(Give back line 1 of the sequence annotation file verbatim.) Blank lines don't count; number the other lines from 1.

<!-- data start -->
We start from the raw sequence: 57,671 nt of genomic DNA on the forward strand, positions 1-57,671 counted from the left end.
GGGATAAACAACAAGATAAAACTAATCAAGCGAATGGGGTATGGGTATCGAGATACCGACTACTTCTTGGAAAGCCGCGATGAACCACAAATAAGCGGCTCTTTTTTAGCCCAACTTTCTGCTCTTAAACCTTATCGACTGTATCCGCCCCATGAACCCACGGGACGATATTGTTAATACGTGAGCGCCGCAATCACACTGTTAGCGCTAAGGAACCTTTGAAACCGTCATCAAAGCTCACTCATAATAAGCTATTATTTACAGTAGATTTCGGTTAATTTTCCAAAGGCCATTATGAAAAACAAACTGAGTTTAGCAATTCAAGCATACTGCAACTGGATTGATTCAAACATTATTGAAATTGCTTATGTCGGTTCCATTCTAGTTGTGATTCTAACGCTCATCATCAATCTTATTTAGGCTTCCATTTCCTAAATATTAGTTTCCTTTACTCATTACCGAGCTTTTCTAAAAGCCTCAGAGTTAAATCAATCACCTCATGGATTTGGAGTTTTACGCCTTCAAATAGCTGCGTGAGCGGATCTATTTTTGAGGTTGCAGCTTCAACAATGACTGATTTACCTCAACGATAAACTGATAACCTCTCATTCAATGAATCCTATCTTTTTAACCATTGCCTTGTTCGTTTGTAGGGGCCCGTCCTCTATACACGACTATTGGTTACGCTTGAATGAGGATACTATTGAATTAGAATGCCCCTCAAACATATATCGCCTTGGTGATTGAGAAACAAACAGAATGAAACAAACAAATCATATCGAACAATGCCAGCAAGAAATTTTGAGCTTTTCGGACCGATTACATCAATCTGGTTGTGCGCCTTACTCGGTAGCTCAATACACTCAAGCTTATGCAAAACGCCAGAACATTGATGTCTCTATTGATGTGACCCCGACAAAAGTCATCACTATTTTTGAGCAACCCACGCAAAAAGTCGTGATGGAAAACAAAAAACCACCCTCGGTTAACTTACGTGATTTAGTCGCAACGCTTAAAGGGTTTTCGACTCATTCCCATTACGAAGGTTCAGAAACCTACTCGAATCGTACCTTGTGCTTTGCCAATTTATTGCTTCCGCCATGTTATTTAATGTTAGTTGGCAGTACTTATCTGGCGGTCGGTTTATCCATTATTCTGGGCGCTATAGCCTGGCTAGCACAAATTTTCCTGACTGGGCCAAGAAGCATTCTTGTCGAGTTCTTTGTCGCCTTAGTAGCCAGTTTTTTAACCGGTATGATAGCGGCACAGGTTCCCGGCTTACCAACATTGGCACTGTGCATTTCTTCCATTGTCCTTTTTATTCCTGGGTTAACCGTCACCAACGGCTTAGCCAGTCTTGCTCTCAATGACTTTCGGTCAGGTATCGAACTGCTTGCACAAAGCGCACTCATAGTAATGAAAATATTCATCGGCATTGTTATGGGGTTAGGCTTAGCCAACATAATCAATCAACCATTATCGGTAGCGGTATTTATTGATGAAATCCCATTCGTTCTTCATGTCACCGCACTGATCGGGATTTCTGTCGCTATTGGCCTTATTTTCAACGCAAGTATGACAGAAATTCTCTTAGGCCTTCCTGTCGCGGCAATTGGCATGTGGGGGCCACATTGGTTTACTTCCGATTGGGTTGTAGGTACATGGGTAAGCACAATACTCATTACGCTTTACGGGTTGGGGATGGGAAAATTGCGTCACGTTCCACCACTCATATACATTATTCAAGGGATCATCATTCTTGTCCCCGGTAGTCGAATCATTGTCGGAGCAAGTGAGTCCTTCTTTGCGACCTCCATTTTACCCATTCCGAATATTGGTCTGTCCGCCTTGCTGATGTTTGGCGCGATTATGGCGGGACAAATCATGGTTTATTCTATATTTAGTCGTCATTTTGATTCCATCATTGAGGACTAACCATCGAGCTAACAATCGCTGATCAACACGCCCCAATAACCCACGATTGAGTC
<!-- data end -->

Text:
We start from the raw sequence: 57,671 nt of genomic DNA on the forward strand, positions 1-57,671 counted from the left end.